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WHAT WORKS IN EDUCATION The George Lucas Educational Foundation
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When teaching with digital natives in a digital world, one question facing many educators revolves around integrating technology to help facilitate learning: How do you work technology into the pedagogy, instead of just using something cool? That task can be especially daunting in language arts literacy classrooms where reading and writing skill development is the crux of daily lessons. However, as 1:1 technology initiatives roll out, integrating technology into the classroom is our reality.

With hundreds of sites, apps, Chrome extensions, and platforms available, choosing the right ones can seem overwhelming. As an eighth-grade language arts teacher, I've experienced this myself. Following are four tools that can help provide immediate formative assessment data as well as top-of-the-rotation feedback to help students develop personal learning goals.

If, like my school, you're in a "Chromebook District," these suggested tools will work well because all integrate perfectly when you sign in with your Google ID, limiting the need for multiple passwords. This saves a lot of student confusion, too.

1. Online Annotations via Scrible

Annotating texts is an evidence-based literacy strategy to help students understand and navigate complex texts, and a large part of my district's schoolwide literacy initiative. Annotating digitally as part of our 1:1 Chromebook program was something that I wanted to incorporate, and Scrible has proved to be a valuable tool for my students.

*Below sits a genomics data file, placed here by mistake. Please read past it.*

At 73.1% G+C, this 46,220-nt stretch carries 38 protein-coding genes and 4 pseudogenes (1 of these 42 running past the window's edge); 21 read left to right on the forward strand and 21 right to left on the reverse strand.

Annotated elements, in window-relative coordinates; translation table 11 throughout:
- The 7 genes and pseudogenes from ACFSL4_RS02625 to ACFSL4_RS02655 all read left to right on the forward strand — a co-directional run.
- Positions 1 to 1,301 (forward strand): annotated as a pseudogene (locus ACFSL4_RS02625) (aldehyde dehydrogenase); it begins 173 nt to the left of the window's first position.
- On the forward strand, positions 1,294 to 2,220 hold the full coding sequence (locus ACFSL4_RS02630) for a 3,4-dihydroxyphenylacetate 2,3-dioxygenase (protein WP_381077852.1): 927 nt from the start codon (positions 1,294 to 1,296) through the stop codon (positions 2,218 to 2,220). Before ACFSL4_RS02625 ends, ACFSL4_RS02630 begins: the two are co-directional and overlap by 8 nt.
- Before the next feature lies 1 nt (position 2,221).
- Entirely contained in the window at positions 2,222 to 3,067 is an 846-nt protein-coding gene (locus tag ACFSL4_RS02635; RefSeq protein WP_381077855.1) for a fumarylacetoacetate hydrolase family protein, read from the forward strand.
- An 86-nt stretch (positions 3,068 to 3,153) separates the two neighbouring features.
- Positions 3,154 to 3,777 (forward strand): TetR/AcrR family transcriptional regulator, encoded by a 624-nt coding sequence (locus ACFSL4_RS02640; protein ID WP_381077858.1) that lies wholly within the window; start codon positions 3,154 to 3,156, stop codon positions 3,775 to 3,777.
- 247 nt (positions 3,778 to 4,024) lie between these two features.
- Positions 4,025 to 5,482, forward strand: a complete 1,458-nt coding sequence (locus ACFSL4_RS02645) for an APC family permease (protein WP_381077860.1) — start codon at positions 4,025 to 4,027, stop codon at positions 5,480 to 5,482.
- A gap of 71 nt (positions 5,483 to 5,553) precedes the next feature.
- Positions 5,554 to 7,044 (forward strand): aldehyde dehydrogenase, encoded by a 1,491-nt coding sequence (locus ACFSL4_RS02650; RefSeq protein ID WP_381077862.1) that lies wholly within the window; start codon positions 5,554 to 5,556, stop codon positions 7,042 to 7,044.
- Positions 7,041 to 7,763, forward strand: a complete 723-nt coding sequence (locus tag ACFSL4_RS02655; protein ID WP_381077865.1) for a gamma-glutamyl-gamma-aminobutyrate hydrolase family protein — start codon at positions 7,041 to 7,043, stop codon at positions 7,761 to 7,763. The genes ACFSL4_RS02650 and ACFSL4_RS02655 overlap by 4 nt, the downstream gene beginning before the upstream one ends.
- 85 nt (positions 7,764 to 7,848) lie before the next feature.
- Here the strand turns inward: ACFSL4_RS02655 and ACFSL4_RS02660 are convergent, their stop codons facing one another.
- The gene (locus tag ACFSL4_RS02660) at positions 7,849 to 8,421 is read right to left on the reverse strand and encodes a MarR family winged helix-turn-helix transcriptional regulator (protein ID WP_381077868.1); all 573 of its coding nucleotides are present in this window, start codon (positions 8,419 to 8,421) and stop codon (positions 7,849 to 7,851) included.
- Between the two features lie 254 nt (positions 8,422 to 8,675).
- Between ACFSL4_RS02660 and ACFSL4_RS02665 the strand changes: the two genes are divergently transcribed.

Registering is quick and free, whether via Google, Facebook, Twitter, Yahoo, or your own email account. Upon registration, users should select an educator account, which allows them to create libraries where they save the annotation for future reference. The one drawback is that Scrible doesn't yet support .PDF files. Among the highlights and benefits:

  • Students can work collaboratively on the same file.
  • Students and teachers can share annotations with each other.
  • Teachers can use annotations as formative assessment and comment back to students, allowing for immediate feedback.
  • Users can share annotations online via Facebook or Twitter.
  • With the sharing option, teachers can share any in-class modeling with students who were absent.
  • Annotating digitally allows for greater student choice as students find their own online texts.
  • There is a Google Chrome extension that you can add to your toolbar.

2. Video Annotations via VideoAnt

Digital literacy and using video as "texts" can create a myriad of issues for students who don't take effective notes. Developed by the University of Minnesota, VideoAnt allows users to annotate videos and save them to their own virtual "ant farm." The benefits:

  • Users can timestamp important parts of a video, allowing for easy access later.